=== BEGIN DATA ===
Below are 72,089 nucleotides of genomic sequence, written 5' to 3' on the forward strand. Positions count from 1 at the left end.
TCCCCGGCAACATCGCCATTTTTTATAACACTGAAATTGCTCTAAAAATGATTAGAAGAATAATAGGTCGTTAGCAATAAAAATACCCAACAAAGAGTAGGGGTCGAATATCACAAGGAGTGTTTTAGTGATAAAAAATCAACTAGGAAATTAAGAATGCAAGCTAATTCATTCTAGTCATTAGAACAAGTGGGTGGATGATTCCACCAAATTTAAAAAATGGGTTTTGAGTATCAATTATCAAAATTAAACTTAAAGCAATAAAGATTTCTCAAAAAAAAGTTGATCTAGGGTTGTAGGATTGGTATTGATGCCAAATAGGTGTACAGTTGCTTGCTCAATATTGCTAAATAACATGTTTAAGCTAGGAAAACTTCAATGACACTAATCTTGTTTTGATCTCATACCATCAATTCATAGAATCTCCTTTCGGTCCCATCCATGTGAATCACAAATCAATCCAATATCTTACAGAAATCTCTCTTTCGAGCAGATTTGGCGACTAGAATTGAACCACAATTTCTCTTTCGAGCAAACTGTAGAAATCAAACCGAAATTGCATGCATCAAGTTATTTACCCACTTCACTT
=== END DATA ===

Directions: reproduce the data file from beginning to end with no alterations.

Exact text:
Below are 72,089 nucleotides of genomic sequence, written 5' to 3' on the forward strand. Positions count from 1 at the left end.
TCCCCGGCAACATCGCCATTTTTTATAACACTGAAATTGCTCTAAAAATGATTAGAAGAATAATAGGTCGTTAGCAATAAAAATACCCAACAAAGAGTAGGGGTCGAATATCACAAGGAGTGTTTTAGTGATAAAAAATCAACTAGGAAATTAAGAATGCAAGCTAATTCATTCTAGTCATTAGAACAAGTGGGTGGATGATTCCACCAAATTTAAAAAATGGGTTTTGAGTATCAATTATCAAAATTAAACTTAAAGCAATAAAGATTTCTCAAAAAAAAGTTGATCTAGGGTTGTAGGATTGGTATTGATGCCAAATAGGTGTACAGTTGCTTGCTCAATATTGCTAAATAACATGTTTAAGCTAGGAAAACTTCAATGACACTAATCTTGTTTTGATCTCATACCATCAATTCATAGAATCTCCTTTCGGTCCCATCCATGTGAATCACAAATCAATCCAATATCTTACAGAAATCTCTCTTTCGAGCAGATTTGGCGACTAGAATTGAACCACAATTTCTCTTTCGAGCAAACTGTAGAAATCAAACCGAAATTGCATGCATCAAGTTATTTACCCACTTCACTT